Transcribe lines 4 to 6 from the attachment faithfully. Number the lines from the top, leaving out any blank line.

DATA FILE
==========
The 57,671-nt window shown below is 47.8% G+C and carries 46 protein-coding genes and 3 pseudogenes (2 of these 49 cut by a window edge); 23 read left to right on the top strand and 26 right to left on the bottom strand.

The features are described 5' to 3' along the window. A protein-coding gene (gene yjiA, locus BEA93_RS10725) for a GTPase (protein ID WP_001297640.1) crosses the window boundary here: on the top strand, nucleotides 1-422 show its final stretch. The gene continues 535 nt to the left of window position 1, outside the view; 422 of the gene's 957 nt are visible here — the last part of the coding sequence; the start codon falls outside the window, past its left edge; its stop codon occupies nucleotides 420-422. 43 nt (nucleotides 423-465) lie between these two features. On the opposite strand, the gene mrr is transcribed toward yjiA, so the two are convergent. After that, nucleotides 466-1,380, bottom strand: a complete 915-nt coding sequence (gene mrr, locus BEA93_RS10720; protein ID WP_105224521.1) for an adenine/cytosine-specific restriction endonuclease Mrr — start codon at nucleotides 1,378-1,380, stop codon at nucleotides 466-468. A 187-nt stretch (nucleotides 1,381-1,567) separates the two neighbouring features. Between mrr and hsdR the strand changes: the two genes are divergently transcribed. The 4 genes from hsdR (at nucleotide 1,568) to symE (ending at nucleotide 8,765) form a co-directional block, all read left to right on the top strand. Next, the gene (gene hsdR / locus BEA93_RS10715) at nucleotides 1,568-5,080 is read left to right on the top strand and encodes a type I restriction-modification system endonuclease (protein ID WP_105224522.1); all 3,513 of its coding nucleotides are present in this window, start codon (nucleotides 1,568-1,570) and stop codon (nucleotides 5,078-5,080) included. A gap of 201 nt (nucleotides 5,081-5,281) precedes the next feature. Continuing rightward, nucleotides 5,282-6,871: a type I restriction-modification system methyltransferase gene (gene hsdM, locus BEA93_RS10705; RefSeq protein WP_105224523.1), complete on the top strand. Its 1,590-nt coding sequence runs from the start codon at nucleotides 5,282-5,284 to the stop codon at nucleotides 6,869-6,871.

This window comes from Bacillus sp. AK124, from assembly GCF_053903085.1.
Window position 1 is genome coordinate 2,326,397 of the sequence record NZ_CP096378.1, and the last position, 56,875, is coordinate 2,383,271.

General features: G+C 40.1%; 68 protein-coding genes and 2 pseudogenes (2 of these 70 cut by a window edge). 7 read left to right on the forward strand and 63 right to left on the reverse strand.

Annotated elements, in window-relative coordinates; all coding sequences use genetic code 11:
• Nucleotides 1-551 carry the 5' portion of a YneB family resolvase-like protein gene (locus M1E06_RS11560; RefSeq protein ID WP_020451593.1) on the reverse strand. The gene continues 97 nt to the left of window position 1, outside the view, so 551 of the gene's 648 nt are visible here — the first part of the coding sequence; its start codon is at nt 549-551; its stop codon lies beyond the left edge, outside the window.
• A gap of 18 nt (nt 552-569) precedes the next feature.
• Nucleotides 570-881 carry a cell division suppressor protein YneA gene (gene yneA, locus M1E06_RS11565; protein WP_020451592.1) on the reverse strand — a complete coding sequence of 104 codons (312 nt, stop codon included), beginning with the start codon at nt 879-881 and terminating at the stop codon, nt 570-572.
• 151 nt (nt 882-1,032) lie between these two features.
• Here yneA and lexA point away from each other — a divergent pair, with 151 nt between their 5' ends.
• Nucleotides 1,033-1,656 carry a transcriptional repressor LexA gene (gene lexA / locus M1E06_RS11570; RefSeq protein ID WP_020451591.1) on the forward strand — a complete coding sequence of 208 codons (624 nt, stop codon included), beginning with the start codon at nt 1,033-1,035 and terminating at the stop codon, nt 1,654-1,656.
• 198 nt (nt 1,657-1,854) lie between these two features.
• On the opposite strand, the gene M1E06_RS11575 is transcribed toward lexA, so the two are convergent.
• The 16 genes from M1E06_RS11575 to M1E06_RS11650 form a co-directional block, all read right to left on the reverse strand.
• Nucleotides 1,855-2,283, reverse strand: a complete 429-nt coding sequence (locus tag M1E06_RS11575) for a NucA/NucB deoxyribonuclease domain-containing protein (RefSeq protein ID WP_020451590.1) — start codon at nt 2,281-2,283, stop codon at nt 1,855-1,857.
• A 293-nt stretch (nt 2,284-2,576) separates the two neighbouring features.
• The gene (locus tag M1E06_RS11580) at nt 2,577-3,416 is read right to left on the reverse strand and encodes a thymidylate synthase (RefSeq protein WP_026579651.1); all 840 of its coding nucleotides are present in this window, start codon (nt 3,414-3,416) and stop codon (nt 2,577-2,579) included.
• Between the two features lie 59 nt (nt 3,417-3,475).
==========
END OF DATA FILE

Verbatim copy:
Window position 1 is genome coordinate 2,326,397 of the sequence record NZ_CP096378.1, and the last position, 56,875, is coordinate 2,383,271.

General features: G+C 40.1%; 68 protein-coding genes and 2 pseudogenes (2 of these 70 cut by a window edge). 7 read left to right on the forward strand and 63 right to left on the reverse strand.

Annotated elements, in window-relative coordinates; all coding sequences use genetic code 11: